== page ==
• Avoid Chemicals: Minimize or eliminate the use of chemicals in your pond, as they can disrupt the delicate balance of the ecosystem and harm beneficial organisms.

By combining appropriate aquatic plants and maintaining a balanced fish population, you can achieve a thriving and self-sustaining wildlife pond. Remember, it’s essential to monitor water quality regularly and make adjustments as needed to ensure the continued success of your natural filtration system. 

Mechanical and Biological Filtration

When using a filter in a pond, there are two primary types of filtration involved in “cleaning” the water – mechanical and biological filtration.

  • Mechanical filtration involves physically removing debris and particles from the water. This is typically achieved through the use of mechanical filters that trap suspended solids, leaves, and other visible contaminants. Mechanical filters often consist of foam pads, filter mats or filter brushes that act as barriers, preventing larger particles from passing through.
  • Biological filtration relies on beneficial bacteria to break down harmful substances in the water. These bacteria convert ammonia, a byproduct of fish waste and decaying organic matter, into less harmful compounds. Biological filtration occurs within biological filters, also known as biofilters, which provide a large surface area for bacterial colonization. Examples of biological filters include trickle towers, bead or chips filters,  and moving bed filters. They are usually positioned after the mechanical filter in the filtration system to allow the water to flow through the bio-media.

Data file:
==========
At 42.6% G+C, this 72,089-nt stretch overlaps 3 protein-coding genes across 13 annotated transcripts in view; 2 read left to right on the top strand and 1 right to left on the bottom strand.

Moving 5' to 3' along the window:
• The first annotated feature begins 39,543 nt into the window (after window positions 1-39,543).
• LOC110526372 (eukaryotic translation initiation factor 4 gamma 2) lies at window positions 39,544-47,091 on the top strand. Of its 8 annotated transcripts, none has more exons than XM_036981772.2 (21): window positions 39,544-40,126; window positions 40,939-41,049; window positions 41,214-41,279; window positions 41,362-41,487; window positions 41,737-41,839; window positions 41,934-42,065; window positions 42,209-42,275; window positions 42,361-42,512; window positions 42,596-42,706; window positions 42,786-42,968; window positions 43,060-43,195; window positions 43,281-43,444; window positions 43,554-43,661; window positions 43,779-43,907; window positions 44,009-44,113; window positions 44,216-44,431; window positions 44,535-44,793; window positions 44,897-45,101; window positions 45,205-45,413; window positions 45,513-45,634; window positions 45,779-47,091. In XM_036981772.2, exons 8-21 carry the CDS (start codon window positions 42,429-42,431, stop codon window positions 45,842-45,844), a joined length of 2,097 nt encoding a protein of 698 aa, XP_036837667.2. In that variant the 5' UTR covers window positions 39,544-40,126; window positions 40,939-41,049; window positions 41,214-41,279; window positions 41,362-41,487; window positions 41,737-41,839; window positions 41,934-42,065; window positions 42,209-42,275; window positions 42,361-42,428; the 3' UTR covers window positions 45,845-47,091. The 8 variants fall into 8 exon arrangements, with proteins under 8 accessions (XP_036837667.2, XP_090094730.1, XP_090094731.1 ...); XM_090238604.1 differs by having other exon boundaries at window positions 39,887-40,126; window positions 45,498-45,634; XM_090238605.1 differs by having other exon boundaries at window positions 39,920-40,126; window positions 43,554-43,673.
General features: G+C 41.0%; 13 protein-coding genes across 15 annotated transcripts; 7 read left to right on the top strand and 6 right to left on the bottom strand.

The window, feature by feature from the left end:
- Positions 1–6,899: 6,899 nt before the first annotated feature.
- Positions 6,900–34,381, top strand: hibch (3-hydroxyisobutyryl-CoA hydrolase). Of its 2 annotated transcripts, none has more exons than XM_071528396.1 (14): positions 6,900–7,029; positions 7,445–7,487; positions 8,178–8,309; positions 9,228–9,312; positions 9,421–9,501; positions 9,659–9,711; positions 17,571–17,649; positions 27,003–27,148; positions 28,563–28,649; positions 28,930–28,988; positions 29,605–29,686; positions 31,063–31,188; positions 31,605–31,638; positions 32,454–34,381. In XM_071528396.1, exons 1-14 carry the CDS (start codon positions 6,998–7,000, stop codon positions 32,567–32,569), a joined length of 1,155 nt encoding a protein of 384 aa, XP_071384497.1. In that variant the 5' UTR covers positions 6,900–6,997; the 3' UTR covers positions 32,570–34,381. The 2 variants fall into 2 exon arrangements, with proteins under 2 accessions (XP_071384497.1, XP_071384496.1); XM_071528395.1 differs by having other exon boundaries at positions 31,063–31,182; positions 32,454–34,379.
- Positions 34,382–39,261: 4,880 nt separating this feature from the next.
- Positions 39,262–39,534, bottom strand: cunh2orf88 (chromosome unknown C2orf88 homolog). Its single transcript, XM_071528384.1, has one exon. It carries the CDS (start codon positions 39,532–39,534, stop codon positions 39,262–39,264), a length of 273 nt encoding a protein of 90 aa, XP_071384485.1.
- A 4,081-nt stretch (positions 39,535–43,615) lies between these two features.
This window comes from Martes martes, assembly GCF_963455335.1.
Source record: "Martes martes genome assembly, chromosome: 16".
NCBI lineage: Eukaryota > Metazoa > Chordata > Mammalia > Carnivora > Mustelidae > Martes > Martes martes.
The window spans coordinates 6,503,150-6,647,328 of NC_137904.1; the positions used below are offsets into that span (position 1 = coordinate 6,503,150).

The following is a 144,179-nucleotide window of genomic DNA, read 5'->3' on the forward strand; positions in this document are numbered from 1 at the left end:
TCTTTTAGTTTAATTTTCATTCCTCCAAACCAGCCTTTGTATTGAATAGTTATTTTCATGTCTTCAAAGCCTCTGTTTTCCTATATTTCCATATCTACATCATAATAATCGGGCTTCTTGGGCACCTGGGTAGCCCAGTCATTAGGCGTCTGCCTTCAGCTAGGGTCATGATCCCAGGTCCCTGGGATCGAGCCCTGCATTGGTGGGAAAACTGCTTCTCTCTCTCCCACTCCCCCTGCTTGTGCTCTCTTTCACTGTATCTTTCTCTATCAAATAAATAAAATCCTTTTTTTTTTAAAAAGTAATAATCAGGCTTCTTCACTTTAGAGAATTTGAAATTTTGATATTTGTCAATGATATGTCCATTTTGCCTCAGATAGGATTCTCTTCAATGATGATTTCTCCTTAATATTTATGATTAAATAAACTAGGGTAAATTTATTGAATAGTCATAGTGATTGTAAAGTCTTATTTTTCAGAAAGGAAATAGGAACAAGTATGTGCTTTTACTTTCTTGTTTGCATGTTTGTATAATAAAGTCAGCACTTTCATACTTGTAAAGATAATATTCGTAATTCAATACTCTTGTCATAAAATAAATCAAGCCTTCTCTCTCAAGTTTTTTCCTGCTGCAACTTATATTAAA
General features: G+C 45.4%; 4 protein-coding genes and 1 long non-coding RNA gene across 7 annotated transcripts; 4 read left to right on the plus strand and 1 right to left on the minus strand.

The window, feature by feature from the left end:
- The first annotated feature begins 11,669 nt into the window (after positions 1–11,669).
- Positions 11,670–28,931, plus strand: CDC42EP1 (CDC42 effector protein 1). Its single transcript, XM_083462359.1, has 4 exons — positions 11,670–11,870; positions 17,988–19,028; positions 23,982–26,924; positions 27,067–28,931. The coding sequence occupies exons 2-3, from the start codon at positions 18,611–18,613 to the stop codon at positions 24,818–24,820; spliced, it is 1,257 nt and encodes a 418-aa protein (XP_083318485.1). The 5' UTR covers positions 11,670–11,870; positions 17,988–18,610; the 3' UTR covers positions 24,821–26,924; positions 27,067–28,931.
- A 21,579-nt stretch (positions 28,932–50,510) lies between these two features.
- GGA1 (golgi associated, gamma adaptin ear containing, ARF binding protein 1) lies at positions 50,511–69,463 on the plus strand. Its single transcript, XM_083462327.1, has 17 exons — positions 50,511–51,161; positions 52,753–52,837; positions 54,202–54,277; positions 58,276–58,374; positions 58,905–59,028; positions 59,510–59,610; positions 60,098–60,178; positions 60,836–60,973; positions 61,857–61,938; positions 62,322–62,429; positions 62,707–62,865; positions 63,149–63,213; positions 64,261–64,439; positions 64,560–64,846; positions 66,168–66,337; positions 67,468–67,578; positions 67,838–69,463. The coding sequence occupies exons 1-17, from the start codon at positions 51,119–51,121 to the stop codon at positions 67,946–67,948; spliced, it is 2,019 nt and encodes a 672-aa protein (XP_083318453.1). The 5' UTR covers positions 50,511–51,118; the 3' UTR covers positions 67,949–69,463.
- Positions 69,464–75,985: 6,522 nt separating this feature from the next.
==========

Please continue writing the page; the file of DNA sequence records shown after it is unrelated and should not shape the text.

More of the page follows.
In most of the pond filtering systems, both of those filtration types are used. Water goes first through the mechanical filtration, to get rid of the debris and then passes through a biological filter, where bacteria take care of the ammonia and nitrite break down. With time the nitrifying bacteria colonize the whole pond, so removal of toxic ammonia and nitrite happens constantly in the whole system.